‘All My Sons’ is a play by Arthur Miller. I never see it without thinking of a comment made by a participant on one of our reenactment workshops. He’d been involved in an incident which though serious could have been much more so. Now, before putting anyone to work, he asks himself, ‘would I put my son to work in this situation?’ Safety had become deeply personal to him. I’ve also been involved in two very significant incidents where the unimaginable has happened with life-changing consequences. It’s no coincidence that both my and Beehive’s current focus and energy is in the field of safety and safety culture. It’s not just my business, it’s personal.
Everyone is someone’s son or daughter
Our participant’s comment wasn’t intended to exclude women, he just didn’t have a daughter. But what had been brought very clearly into focus for him was he’d been complacent, and it was only luck that stopped serious harm happening to a colleague. He was courageous enough to admit it, and recognise that everyone is someone’s son or daughter. Therefore, they were precious and he needed to take more care.
That universal idea is the central theme of the play too, which I’d recommend seeing. It’s as good an analysis of the causes and devastating consequences of a protection v. production decision as any event report or case study I’ve come across. It’s also about human weakness and the need for personal qualities, like courage and resilience, under pressure.
‘Knowing’ and knowing
When I began working in the field of health and safety I remember reading that the ability to catastrophise is an important skill. They meant being aware of all the things that can go wrong, and anticipating them. This is because, as Murphy’s Law says, if things can go wrong they will. But there are two different types of knowing that things can go wrong:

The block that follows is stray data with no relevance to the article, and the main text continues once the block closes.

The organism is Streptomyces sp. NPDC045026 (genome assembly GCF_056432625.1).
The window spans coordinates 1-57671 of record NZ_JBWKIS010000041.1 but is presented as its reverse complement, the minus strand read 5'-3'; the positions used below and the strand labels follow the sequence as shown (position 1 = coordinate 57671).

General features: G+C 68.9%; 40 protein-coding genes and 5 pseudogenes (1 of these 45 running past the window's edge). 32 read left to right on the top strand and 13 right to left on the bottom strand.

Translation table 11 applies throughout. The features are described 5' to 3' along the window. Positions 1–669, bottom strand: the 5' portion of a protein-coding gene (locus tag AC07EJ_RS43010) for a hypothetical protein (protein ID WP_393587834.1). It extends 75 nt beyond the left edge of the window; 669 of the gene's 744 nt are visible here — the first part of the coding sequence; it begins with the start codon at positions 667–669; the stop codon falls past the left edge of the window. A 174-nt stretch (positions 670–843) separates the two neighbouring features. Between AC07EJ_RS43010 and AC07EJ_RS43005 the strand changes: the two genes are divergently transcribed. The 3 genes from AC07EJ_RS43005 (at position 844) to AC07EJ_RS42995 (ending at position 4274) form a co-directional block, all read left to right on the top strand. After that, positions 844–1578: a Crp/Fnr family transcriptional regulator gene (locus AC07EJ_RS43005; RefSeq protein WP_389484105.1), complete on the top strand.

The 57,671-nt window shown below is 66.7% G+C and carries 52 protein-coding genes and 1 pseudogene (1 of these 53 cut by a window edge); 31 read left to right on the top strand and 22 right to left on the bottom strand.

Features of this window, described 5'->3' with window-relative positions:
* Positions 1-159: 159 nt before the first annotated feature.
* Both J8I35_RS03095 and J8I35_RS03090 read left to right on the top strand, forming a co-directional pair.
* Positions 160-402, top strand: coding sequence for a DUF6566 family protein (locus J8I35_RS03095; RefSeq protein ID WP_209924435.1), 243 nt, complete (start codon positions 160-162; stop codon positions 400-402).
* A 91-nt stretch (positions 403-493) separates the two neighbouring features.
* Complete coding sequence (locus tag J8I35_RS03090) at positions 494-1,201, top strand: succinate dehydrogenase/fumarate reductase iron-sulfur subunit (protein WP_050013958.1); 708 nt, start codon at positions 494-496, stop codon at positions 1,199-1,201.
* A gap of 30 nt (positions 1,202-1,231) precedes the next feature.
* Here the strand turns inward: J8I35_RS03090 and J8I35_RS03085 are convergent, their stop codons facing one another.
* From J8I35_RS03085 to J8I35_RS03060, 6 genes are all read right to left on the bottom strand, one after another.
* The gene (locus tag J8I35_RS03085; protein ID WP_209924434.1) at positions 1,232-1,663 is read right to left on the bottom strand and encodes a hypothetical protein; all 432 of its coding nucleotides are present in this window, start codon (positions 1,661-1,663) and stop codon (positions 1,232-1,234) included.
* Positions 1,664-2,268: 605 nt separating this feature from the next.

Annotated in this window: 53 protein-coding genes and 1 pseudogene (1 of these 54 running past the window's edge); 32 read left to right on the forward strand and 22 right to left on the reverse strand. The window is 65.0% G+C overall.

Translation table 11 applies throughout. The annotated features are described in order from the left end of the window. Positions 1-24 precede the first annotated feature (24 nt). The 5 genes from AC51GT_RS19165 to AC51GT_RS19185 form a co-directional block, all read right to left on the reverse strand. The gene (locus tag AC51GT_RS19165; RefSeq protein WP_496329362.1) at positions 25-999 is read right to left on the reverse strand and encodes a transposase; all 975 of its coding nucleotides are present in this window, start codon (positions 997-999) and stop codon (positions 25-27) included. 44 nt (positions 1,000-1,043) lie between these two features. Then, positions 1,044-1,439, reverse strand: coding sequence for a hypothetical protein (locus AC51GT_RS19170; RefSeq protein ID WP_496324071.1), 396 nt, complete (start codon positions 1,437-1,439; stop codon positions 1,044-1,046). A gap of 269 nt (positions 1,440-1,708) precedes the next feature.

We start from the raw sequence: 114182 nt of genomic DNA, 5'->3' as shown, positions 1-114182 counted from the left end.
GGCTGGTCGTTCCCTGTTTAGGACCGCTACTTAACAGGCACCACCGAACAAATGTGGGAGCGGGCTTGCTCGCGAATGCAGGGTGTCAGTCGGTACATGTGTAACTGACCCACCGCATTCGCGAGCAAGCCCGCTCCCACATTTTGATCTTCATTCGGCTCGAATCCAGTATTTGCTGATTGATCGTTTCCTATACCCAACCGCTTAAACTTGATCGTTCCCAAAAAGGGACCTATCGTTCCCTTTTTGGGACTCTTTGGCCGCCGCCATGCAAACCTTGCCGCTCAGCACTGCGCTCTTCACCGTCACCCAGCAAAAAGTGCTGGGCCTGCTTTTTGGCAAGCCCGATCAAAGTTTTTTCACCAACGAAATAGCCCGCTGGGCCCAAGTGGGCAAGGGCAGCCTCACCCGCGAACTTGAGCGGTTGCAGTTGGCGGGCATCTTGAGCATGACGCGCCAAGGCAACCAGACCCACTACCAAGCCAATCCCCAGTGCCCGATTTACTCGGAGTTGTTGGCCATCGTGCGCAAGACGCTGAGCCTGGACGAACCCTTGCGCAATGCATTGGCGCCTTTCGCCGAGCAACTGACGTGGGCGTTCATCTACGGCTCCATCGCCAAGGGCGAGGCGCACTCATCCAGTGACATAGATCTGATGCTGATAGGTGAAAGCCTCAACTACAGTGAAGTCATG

- One is the intellectual knowledge, based on training, rationality, laws of probability, physical properties, situational conditions, and endless induction presentations, that mistakes happen and so may happen to you.
- The other is the very personal, visceral knowledge you gain through actually being involved in an incident. This cuts through the psychological defence of ‘it would never happen to me’, because it has. The knowledge that the world can turn from comfortable predictability to chaos without warning is something that can’t be learned through powerpoint or toolbox talks. And it has a profound effect.
Those people to whom nothing has ever happened cannot, by definition, have the second type of knowledge. That’s not a failing, it’s a fact. Whether this is a good or bad thing for safety I don’t know. Sometimes the issue for those people to whom something has happened, particularly if there is any kind of post-traumatic impact, can be hypervigilance – seeing danger in everything. That can be paralysing, and as unhelpful as denial. A middle way seems best to me – vigilance but without the hyper. Recognising the risks and mitigating them while still functioning as effectively as possible.